(These are excerpts from my book "Intelligence is not Artificial")
The Real Future of Computing
In 1988 Mark Weiser proposed the vision of a future in which computers will be integrated into everyday objects ("ubiquitous computing") and these objects will be connected with each other. This became known as the "Internet of Things" after 1998 when two MIT experts in Radio-frequency identification (RFID), David Brock and Sanjay Sarma, figured out a way to track products through the supply chain with a "tag" linking to an online database.
The technology is already here: sensors and actuators have become cheap enough that embedding them into ordinary objects will not significantly increase the price of the object. Secondly, there are enough wireless ways to pick up and broadcast data that it is just a matter of agreeing on some standards. Monitoring these data will represent the next big wave in software applications.
Facebook capitalized on the desire of people to keep track of their friends. People own many more "things" than friends, spend more time with things than with friends, and do a lot more with things than with friends. The equivalent of Facebook for "things" does not exist yet, but potentially it is an order of magnitude bigger.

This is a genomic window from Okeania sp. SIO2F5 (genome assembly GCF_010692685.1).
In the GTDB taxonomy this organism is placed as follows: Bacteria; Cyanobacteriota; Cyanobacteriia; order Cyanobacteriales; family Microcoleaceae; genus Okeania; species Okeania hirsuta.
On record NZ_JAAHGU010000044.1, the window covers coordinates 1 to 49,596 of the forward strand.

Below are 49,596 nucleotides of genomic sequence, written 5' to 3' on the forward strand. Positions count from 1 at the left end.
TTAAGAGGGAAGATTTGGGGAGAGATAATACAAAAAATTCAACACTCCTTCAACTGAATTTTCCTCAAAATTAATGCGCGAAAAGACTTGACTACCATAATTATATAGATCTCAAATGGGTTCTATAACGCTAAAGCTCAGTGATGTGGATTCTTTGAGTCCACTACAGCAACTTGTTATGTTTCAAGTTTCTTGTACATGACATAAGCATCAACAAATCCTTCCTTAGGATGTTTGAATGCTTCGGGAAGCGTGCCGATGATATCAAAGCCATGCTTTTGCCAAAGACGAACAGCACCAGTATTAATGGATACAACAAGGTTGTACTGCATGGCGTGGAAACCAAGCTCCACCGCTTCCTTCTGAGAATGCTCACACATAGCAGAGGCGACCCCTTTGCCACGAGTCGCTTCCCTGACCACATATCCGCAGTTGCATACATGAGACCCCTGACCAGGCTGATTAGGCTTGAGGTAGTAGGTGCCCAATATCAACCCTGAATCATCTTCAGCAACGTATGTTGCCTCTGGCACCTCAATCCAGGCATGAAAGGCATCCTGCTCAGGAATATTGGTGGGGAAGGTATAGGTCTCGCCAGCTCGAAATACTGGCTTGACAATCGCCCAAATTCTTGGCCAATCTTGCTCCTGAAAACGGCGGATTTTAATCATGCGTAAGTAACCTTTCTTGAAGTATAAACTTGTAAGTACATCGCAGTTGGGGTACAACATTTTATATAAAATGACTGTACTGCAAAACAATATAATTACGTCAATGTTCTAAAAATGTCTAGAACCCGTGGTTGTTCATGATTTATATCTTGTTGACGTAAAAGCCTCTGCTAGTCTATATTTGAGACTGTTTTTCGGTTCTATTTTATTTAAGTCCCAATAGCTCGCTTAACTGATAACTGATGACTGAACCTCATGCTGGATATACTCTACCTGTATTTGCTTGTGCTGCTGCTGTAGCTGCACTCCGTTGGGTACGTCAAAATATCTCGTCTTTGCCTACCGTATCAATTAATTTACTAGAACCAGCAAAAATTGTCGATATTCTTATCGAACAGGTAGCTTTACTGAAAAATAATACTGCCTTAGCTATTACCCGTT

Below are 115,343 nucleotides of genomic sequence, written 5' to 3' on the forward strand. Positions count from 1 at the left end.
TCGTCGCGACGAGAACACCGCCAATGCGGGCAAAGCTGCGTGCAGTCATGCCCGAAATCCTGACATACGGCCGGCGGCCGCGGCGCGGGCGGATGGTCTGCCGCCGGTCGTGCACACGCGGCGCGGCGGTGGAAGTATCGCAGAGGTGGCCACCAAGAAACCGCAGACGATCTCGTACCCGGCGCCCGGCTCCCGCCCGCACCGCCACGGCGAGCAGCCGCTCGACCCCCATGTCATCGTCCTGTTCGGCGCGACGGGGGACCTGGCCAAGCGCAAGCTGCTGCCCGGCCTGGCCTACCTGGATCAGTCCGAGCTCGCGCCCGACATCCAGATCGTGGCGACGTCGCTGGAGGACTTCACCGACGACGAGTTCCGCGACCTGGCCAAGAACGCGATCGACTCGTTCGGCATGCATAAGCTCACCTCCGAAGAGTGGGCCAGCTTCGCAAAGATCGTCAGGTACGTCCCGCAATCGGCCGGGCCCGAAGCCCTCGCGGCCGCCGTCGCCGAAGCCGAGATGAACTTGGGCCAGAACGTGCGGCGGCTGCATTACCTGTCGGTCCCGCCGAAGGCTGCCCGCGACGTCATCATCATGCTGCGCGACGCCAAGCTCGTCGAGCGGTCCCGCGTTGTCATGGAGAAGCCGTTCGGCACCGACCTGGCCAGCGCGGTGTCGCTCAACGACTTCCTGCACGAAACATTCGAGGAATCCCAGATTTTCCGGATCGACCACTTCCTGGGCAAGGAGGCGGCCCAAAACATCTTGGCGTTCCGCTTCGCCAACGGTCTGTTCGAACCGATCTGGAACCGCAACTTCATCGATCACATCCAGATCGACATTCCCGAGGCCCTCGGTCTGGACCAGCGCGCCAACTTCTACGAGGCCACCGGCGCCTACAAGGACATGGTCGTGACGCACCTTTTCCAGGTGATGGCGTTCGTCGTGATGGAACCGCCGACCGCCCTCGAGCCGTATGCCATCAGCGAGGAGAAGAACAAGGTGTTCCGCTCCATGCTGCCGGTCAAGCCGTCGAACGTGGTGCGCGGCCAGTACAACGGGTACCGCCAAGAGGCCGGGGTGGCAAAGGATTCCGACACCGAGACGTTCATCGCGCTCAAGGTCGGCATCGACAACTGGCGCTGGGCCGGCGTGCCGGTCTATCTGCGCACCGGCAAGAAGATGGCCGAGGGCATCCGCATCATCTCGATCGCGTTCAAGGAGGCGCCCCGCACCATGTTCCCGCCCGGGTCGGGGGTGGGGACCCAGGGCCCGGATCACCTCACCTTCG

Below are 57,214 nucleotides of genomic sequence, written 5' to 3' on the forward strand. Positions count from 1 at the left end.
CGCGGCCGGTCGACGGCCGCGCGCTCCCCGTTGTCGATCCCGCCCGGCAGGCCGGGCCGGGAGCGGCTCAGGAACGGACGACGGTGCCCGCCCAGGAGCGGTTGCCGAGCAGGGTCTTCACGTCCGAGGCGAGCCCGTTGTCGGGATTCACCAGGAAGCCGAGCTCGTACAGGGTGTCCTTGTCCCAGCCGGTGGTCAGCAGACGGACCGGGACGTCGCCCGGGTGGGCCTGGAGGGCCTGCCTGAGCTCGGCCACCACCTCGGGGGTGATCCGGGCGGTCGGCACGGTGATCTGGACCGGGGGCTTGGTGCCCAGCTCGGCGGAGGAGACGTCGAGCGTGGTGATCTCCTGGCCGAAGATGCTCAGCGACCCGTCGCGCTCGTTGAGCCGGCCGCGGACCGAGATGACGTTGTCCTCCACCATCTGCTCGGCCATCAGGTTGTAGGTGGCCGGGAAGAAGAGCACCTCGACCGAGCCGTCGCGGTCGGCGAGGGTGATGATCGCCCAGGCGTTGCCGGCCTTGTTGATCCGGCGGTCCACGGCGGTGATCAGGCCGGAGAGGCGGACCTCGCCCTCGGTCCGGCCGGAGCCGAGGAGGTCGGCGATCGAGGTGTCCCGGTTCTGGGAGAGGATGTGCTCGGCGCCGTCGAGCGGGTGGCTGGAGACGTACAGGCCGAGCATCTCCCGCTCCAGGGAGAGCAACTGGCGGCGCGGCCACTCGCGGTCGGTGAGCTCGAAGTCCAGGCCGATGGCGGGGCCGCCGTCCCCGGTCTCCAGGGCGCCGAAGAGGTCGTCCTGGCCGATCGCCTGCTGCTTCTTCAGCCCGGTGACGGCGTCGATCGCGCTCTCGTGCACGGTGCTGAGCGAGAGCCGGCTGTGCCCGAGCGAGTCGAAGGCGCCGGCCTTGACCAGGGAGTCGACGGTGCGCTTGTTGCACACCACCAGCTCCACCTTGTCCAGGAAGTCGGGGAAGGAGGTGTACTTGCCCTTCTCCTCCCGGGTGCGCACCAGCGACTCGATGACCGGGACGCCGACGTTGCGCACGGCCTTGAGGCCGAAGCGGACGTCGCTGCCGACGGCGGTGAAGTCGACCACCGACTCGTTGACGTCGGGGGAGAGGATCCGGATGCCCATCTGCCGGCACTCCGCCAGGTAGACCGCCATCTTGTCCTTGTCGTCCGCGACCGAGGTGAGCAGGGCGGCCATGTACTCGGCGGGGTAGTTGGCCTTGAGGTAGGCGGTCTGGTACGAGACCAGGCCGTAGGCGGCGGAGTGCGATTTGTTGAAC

At the same time, one has to be aware that the proliferation of digital control also means that we will live in an increasingly surveilled world because there will be a record of everything that has happened and that is happening. Machines indirectly become spies. In fact, your computer (desktop, laptop, notepad, smartphone) is already a sophisticated and highly accurate spy that records every move you make: what you read, what you buy, whom you talk to, where you travel, etc. All this information is on your hard disk and can easily be retrieved by forensic experts.
The focus of computer science is shifting towards collecting, channeling, analyzing and reacting to billions of data arriving from all directions. Luckily, the "Internet of Things" will be driven by highly structured data.
The data explosion is proceeding faster than Moore's law, i.e. than the increase in processing speed: exploring data is becoming increasingly difficult with traditional John von Neumann computer architectures that were designed for calculations.
If I am skeptic about the creation of an agent that will be an artificial general intelligence, i am very aware that we are rapidly creating a sort of global intelligence as we connect more and more software and this giant network produces all sorts of positive feedback loops. This network is already out of control and every year gets harder to control it.
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